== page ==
I find that at each stage in my work, a different sort of music is required. Once the structure of the story is laid out and the actual writing begins, I need light-hearted fare, sort of like the salad course at a fine restaurant. You can’t get much lighter than Steve Martin’s incredible work. Here is the link to the YouTube video of Steve Martin, Bela Fleck, and Tony Trischka playing The Crow.

joe bonamassa dust bowlDuring the both the initial imagining of a tale when I am world building, and also in the editing process, I need to keep on my toes. I find that Joe Bonamassa’s channel on You Tube is conducive to that.

So is this lovely YouTube channel I found with 87 (!!!) tracks for Rainbow.  (I guess you know now what I listen to  quite often when I am in need of inspiration.) I love YouTube!

So often random inspiration comes from my grandchildren, from my friends, and from the world in general.  It never emerges out of my head the way it goes in. It always amazes me, how in the long run it’s the crazy things that spark my creativity, but the music always sustains and nurtures it.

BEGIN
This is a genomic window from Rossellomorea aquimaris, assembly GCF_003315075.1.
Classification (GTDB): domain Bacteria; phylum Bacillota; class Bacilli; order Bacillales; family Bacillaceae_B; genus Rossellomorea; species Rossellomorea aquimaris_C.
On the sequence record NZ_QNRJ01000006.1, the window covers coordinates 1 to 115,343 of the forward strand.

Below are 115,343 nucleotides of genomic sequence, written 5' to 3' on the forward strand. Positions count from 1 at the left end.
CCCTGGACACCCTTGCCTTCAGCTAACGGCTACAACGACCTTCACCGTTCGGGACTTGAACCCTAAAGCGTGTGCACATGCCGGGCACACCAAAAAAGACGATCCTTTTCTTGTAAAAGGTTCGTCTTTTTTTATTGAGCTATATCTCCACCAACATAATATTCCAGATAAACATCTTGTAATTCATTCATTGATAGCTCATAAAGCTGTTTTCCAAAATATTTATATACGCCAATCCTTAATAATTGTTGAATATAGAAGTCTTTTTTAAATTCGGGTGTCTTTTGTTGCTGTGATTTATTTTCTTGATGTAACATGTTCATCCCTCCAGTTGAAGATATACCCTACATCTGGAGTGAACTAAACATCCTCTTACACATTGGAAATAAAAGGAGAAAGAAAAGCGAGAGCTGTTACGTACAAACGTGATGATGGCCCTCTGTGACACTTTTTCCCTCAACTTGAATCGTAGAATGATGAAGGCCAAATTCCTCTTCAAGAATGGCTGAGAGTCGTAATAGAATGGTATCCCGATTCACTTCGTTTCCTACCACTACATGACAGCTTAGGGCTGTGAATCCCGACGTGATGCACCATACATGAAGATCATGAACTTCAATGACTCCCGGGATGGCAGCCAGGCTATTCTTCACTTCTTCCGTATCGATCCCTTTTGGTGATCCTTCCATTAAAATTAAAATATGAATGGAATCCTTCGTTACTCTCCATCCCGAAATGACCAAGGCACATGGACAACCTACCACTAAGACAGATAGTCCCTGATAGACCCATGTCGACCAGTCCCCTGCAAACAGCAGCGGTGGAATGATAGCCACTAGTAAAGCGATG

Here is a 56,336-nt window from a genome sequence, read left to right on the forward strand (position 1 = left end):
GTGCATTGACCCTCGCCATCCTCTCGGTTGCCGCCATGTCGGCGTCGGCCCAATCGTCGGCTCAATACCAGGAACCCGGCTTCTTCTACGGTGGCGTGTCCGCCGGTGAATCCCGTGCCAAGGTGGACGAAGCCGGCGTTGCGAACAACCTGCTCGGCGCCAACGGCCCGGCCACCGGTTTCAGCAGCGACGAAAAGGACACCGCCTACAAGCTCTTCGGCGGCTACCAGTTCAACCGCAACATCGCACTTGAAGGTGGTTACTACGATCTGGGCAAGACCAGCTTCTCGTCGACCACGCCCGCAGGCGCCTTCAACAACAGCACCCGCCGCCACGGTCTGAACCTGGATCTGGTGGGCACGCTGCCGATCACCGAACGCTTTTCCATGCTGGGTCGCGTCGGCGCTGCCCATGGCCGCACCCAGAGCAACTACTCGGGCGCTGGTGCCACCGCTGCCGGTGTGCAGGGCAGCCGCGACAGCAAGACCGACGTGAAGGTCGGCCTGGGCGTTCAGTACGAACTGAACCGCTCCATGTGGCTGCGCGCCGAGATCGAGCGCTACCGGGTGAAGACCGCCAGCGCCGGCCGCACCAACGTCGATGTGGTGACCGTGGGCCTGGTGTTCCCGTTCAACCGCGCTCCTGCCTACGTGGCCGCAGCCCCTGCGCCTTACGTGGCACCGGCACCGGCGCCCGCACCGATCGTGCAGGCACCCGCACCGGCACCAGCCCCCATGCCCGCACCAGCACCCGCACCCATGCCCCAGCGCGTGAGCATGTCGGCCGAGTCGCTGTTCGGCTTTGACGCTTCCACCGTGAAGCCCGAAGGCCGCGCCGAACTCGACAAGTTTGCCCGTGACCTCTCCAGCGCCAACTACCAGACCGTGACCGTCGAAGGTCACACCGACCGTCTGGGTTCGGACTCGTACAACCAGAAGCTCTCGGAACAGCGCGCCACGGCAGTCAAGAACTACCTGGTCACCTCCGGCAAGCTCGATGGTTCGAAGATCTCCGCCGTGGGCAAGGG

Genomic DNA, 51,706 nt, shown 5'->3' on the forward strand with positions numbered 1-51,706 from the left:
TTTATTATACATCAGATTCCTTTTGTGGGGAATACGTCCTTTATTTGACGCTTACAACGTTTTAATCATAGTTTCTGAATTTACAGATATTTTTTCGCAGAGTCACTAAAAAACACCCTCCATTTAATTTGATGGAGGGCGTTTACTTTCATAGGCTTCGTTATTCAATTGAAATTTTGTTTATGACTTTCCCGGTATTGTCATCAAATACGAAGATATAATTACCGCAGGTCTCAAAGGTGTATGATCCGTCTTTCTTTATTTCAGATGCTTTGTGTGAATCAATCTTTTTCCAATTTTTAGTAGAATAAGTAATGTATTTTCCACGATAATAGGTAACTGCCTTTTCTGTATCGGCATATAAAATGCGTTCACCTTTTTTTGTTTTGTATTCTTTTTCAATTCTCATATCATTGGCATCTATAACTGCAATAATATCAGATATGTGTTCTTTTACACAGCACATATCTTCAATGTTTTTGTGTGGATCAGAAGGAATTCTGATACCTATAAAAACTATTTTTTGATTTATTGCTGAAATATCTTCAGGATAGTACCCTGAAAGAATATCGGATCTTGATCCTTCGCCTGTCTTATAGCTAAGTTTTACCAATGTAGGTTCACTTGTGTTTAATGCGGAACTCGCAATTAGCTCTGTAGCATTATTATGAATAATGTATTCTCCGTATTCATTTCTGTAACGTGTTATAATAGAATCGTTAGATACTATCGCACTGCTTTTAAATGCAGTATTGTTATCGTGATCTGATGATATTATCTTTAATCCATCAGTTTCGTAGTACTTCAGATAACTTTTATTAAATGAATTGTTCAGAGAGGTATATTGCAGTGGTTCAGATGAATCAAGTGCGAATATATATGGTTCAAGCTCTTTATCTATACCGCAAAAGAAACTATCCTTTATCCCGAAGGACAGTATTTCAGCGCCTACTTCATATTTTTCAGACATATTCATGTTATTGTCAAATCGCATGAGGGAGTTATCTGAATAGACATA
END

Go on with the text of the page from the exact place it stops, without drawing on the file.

Filed under Books, Fantasy, Literature, Music, Uncategorized, writing

Great Collaborations

Rainbow_-_Ritchie_Blackmore's_Rainbow_(1975)_front_coverThis album, Ritchie Blackmore’s Rainbow was a watershed moment for me, musically.  I discovered Rainbow when my first husband and I moved to Bellingham Washington to go to college. We had one child, our daughter Leah.  We were pretty broke, and couldn’t go to many concerts, but we did invest in new music as often as we could.

I was the one who was the Rainbow and Led Zeppelin freak. I liked Deep Purple, but something about Rainbow really grabbed me. Darryl was into The Who and Argent.  We were also crazy about Procol Harum,  Focus and Genesis. Heart also figured largely in the noise that erupted from our small apartment.